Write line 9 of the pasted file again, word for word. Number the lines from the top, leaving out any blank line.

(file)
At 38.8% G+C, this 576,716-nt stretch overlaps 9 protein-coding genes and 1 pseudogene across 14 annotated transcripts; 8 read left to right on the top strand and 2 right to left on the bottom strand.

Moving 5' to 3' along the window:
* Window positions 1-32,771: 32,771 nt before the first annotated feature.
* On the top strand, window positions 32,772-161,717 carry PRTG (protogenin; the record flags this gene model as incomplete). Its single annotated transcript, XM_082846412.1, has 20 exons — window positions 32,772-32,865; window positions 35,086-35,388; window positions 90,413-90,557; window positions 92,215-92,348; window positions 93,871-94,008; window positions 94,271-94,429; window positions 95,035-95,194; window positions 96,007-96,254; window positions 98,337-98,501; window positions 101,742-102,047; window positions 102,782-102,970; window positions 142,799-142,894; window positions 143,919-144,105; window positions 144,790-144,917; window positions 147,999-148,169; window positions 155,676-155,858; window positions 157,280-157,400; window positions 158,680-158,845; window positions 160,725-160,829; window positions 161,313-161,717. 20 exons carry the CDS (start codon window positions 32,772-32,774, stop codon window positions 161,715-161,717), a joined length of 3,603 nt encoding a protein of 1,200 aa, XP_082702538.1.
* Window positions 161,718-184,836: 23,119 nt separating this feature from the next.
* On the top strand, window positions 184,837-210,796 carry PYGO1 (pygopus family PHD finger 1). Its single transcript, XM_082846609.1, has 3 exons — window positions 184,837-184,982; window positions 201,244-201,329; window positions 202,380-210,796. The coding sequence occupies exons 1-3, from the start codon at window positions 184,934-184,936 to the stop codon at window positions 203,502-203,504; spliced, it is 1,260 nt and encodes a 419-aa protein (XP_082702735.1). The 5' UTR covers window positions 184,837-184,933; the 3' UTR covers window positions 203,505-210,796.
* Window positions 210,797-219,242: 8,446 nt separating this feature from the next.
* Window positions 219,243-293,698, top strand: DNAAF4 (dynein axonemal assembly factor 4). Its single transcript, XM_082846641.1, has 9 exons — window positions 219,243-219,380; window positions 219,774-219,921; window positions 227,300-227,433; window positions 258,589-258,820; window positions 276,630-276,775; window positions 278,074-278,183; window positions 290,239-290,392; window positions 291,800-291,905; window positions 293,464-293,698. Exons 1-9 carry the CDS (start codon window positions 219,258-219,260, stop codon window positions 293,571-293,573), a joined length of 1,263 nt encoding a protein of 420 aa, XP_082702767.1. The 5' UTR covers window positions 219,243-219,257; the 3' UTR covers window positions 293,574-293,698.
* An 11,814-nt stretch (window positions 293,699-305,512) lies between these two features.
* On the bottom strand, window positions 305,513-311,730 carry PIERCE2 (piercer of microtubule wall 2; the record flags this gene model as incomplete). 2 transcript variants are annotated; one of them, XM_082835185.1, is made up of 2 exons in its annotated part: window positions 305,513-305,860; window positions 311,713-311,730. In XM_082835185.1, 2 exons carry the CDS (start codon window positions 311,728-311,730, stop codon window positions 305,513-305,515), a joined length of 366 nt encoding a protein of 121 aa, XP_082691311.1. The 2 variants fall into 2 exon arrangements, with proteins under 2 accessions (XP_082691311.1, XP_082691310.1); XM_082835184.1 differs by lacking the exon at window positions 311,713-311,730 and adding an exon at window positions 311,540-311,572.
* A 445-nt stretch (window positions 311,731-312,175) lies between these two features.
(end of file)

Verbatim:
* An 11,814-nt stretch (window positions 293,699-305,512) lies between these two features.